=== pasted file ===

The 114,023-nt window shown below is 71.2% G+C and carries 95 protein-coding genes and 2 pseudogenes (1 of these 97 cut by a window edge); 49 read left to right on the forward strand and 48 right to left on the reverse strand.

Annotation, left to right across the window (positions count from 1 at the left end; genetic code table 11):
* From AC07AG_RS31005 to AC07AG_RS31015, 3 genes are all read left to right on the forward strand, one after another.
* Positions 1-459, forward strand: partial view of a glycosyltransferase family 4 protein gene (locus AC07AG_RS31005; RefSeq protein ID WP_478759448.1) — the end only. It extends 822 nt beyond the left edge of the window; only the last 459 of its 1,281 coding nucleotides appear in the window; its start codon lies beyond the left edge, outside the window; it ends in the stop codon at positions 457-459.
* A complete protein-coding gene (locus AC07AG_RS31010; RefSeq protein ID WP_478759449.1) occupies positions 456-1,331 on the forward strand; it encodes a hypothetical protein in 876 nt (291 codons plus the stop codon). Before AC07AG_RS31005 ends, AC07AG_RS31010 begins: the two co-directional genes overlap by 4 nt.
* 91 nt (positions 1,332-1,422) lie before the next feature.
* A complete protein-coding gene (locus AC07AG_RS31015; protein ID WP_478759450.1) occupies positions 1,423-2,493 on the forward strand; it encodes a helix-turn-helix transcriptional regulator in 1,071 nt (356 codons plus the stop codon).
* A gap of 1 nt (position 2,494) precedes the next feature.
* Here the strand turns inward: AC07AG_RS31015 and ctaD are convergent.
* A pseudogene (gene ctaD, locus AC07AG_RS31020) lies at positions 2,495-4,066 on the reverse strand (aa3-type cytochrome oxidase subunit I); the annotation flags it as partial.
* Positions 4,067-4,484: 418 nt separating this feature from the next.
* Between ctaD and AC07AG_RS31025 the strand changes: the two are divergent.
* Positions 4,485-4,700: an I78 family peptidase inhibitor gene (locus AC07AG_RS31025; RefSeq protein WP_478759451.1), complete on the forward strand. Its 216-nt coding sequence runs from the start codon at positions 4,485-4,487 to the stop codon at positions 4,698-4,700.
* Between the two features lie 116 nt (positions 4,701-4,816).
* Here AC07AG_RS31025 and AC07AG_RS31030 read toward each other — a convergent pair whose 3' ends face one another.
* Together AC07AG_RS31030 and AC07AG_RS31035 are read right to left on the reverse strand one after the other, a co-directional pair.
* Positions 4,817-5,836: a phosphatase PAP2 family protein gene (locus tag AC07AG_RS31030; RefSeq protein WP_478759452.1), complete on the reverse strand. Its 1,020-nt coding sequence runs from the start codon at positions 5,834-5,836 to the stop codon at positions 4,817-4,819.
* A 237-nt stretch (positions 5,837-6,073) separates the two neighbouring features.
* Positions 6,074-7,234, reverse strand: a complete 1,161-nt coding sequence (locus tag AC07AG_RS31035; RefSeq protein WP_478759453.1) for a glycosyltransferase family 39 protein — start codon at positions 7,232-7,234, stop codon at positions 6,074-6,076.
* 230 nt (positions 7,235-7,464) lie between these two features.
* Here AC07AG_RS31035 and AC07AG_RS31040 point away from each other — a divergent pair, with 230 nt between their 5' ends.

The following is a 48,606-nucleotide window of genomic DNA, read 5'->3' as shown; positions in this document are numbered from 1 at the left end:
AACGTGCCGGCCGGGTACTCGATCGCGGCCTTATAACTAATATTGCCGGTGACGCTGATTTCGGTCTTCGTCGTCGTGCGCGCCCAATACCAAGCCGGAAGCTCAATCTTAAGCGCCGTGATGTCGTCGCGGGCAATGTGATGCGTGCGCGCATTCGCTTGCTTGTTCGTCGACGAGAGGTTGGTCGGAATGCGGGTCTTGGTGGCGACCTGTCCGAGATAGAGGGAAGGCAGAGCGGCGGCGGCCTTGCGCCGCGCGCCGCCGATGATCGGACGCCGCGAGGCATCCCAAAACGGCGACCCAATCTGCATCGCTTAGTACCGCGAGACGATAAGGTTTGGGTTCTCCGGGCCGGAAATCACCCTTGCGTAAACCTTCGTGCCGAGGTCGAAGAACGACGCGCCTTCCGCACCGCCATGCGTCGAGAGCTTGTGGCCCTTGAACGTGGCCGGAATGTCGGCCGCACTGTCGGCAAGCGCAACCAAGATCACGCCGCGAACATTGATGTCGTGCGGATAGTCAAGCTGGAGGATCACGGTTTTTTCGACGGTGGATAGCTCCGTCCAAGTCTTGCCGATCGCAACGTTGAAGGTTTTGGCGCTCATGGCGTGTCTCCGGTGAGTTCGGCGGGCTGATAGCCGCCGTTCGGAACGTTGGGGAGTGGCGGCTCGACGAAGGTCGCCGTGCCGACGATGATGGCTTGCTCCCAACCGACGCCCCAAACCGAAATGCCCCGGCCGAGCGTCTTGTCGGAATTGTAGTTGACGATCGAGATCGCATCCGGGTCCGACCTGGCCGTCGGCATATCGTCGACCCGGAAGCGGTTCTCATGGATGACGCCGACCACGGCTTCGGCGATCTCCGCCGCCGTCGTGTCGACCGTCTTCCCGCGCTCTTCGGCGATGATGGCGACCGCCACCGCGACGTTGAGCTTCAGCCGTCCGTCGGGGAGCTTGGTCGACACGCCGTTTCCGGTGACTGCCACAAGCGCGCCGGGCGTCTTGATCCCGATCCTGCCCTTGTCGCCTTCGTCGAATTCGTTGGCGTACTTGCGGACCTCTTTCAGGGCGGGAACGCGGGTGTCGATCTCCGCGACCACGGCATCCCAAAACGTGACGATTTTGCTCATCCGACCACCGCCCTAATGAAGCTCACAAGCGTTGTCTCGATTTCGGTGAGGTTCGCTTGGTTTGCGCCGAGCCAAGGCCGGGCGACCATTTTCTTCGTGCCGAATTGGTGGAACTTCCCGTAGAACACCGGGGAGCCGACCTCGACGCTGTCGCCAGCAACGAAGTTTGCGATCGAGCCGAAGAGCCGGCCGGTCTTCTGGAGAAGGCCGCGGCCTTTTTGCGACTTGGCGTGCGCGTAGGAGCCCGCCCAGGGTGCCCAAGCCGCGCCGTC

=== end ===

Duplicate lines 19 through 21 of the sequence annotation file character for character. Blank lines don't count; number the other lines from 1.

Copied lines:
* Positions 6,074-7,234, reverse strand: a complete 1,161-nt coding sequence (locus tag AC07AG_RS31035; RefSeq protein WP_478759453.1) for a glycosyltransferase family 39 protein — start codon at positions 7,232-7,234, stop codon at positions 6,074-6,076.
* 230 nt (positions 7,235-7,464) lie between these two features.
* Here AC07AG_RS31035 and AC07AG_RS31040 point away from each other — a divergent pair, with 230 nt between their 5' ends.